- What won't go into the initial design is all of the small features (and bugs/design flaws that users think are features) that make the existing product a hit. So while we already have a hugely over-scoped product, it's going to pick up another set of features, the ones that really make money, late in the design. Of course, it was never architected for those features (hell, the designers probably thought the old code was "dirty" because of those features) and thus if this product ever ships, the code will be considered fugly as soon as it is finished.
I'm not entirely sure what the practical solution to this is. Since I now work at a company with only two full time developers (myself included) we have the advantage of there simply not being a B team to hose our design. It makes me wonder what management should have done? Possibilities include:
- Hire only "A team" programmers and accept that the lost short-term revenue and higher cost of hiring only really top-notch employees is offset by the long term ROI of code that can efficiently generate features over a longer span. (It may be that this isn't a win, and that the above parable, while depressing, is the best ROI...products don't make money for ever, and the financially lucrative thing to do might be to ship 1.0, add features until it's dead, then kill it.)
- Accept the cost of refactoring during work. This requires a really special type of programmer - you need someone who fully understands the architecture and the business model and can balance the two. This business model implies that the team trusts the absolute judgment of the very small (maybe only one) group of individuals who see both sides.
- Keep the B team on a really, really, really short leash. This probably reduces their efficiency even more (to the point where they may not be useful ROI-wise) and probably drives those deveopers crazy.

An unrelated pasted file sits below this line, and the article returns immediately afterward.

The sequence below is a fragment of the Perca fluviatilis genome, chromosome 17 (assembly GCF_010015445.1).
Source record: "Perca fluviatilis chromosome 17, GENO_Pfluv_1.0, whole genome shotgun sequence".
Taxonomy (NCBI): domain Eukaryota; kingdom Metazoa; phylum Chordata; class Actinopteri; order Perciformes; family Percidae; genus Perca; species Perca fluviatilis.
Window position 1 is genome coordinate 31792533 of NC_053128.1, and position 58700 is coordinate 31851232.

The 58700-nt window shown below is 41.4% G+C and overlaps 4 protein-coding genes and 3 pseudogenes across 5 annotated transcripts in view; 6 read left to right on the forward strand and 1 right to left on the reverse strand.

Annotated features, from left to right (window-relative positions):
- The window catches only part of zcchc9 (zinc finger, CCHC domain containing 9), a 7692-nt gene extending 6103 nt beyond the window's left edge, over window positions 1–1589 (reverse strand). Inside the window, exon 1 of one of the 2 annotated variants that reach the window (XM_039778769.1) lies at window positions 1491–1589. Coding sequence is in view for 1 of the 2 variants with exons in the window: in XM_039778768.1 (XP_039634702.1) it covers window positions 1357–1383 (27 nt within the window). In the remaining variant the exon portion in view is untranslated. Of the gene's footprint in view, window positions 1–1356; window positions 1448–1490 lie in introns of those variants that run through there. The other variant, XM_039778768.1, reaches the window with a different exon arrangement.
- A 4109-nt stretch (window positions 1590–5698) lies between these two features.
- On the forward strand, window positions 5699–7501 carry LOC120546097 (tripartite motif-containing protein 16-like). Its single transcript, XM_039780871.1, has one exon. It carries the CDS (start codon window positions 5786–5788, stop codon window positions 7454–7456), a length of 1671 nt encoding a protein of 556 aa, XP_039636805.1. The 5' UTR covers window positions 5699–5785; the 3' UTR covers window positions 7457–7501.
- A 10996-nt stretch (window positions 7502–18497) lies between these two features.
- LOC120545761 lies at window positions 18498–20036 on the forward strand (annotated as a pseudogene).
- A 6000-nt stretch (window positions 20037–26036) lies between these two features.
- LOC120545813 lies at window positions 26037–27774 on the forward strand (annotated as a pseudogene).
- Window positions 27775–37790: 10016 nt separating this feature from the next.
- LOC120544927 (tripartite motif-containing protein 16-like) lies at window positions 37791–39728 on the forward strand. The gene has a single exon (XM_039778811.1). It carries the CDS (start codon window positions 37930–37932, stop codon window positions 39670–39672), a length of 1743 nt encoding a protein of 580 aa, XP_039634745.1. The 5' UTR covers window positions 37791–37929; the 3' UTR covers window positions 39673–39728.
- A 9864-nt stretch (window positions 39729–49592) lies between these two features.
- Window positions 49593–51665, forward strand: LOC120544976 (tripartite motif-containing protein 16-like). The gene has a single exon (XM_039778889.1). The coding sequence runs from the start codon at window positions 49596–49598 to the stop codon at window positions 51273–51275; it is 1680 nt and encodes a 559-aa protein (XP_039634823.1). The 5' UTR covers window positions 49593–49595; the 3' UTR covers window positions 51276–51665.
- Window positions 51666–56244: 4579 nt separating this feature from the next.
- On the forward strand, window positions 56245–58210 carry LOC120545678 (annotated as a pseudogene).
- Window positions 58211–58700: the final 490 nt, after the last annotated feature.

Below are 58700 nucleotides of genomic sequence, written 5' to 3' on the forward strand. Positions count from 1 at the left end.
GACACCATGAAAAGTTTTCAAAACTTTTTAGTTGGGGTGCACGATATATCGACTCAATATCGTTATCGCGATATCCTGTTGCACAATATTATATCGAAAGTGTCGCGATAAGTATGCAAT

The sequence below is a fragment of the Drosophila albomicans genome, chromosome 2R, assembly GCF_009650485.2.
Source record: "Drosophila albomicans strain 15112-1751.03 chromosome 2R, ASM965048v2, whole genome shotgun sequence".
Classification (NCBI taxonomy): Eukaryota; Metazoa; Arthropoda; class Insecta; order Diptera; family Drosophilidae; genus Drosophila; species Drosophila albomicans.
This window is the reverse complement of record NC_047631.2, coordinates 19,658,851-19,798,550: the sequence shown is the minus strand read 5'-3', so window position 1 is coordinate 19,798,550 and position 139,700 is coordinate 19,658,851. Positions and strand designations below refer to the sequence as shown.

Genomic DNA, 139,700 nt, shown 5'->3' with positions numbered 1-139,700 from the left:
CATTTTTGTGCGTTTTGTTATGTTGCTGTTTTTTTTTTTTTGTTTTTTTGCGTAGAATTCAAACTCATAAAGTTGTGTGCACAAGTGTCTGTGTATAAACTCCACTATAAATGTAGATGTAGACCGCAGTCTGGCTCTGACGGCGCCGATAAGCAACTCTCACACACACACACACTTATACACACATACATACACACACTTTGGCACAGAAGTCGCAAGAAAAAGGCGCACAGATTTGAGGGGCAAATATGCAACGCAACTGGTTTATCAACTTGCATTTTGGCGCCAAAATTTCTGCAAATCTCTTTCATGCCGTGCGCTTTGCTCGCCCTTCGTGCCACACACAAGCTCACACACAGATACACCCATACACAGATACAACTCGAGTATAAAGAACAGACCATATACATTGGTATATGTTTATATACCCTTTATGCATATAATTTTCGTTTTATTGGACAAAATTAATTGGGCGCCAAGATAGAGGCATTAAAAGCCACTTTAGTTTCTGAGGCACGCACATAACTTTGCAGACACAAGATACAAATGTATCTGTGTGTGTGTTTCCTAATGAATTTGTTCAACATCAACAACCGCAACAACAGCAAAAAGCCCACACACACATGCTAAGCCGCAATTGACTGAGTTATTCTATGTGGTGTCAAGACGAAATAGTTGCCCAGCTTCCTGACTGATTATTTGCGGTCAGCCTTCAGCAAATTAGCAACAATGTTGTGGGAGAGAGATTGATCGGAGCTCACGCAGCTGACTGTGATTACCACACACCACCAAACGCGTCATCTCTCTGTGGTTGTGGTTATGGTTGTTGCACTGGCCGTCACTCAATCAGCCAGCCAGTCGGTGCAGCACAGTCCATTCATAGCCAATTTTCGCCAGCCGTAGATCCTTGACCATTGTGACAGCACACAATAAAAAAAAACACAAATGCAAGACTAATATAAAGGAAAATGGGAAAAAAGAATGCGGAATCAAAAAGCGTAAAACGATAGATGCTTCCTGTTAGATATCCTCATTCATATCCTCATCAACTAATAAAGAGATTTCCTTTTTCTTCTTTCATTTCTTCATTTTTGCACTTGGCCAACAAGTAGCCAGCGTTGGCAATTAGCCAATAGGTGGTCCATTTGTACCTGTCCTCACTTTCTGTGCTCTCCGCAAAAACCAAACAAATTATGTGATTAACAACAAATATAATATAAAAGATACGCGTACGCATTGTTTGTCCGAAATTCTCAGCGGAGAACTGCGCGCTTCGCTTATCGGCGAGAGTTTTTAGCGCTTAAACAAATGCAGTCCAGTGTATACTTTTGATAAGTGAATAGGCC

Implicit in all of this is a very basic idea: if the software is incrementally rearchitected during development, the long term return on investment is going to be a lot better. You're going to make more money (in the long term) because:
- You're rearchitecting lots of smaller, easier to fix problems instead of the mother of all train-wrecks. The cost of working on code is non-linear and a function of interdependency, so it's almost always going to be a huge win to nip a problem in the bud.
- The cost of adding features will stay low, which means the cost of your team isn't going to go up relative to output over time.
So when is the right time to do this rearchitecting? At this point in my programmer career, my answer is:
Right before you would lose any productivity by not rearchitecting.(Note that this is after "right after you are completely sure that you will need to rearchitect.")
Basically you never want to rearchitect until you are 100% sure that it is necessary. Rearchitecting early risks wasted work. (I would say the cost is worse - you pay for the complexity of your software continuously so any unused abstractions are hurting your business.) Once you know that the feature you are doing is being made difficult by an existing inadequate architecture, you have 100% certainty.
Since the long term costs of rearchitecting are going to be less if you do it earlier, refactor as soon as it's holding you back. Start every feature with a behavior-neutral rewrite of the underlying code to be exactly how it needs to be - the actual feature work will be so much more efficient, and the resulting code will look like you could keep working on it without sticking needles in your eyes.
(But: don't start reachitecting on a module that is going to remain unmodified. You'll have to retest the module even though you didn't gain revenue. If you rearchitect now for the feature you will code in six months, you increase the amount of testing the release now is going to have. So make a note "this code will need work", and in six months, that's when you dig in.)